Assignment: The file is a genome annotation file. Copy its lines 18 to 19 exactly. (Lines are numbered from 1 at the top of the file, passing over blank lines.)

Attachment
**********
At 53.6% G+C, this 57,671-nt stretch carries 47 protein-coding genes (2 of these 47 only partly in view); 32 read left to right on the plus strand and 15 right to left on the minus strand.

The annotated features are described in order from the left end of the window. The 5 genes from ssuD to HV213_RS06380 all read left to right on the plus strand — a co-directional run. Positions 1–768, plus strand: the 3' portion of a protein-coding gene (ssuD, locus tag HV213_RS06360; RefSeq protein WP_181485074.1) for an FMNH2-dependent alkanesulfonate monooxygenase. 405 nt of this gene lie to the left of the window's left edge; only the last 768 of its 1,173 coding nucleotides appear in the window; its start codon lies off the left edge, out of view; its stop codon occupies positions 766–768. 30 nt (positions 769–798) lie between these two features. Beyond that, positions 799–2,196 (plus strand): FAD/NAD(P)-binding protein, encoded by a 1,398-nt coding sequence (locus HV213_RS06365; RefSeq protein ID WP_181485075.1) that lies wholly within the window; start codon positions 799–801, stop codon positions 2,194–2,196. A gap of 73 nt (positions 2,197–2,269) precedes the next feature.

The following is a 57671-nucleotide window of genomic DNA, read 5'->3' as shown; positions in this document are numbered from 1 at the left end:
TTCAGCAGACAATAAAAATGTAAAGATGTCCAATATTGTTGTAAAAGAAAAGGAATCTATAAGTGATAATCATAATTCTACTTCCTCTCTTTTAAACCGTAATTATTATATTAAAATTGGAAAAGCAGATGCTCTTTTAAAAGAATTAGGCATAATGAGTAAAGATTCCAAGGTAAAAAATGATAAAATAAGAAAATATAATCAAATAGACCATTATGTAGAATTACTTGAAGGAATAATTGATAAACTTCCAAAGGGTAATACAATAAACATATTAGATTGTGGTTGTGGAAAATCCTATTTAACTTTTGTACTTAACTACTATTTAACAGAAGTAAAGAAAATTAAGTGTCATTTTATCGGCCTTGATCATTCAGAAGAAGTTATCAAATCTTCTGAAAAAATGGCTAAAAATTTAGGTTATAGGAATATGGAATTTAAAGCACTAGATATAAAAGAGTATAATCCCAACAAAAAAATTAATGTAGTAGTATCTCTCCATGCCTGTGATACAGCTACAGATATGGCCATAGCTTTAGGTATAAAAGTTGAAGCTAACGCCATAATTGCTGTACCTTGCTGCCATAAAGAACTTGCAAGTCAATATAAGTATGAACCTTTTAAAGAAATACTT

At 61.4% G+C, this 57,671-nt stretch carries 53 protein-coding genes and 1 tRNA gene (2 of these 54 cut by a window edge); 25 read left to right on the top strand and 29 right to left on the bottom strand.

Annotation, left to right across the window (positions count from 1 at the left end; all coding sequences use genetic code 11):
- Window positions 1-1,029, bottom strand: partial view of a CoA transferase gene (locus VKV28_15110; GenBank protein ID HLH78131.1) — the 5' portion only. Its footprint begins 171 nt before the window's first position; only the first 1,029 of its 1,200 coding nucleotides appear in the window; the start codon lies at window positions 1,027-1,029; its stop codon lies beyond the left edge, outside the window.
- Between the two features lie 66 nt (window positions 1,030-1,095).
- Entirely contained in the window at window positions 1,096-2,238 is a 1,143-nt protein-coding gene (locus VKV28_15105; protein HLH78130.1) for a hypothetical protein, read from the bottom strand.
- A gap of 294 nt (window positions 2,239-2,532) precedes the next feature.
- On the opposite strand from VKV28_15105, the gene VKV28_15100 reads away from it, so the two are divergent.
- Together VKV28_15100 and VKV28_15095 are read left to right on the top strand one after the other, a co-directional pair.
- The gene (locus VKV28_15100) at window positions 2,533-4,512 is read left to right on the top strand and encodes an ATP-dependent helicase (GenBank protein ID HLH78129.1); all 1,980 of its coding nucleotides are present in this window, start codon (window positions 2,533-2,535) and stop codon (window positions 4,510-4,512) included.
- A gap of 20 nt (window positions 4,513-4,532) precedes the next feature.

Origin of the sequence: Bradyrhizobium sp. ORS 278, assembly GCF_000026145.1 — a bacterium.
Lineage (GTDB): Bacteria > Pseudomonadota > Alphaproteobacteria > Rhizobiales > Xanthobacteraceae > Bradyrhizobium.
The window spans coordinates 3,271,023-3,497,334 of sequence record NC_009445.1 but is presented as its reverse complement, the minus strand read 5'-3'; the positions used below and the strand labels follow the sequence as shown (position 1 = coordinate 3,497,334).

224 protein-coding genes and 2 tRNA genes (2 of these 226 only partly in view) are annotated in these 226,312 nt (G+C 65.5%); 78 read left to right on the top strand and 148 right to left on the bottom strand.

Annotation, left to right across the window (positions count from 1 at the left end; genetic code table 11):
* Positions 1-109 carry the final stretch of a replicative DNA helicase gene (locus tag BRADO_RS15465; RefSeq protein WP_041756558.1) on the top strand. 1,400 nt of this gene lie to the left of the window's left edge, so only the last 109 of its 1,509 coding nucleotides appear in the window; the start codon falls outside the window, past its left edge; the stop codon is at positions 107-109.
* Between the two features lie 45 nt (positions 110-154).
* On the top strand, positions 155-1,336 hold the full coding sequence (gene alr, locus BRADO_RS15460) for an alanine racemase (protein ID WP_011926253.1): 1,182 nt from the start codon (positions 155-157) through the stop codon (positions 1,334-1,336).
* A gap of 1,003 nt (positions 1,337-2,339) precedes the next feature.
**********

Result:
224 protein-coding genes and 2 tRNA genes (2 of these 226 only partly in view) are annotated in these 226,312 nt (G+C 65.5%); 78 read left to right on the top strand and 148 right to left on the bottom strand.

Annotation, left to right across the window (positions count from 1 at the left end; genetic code table 11):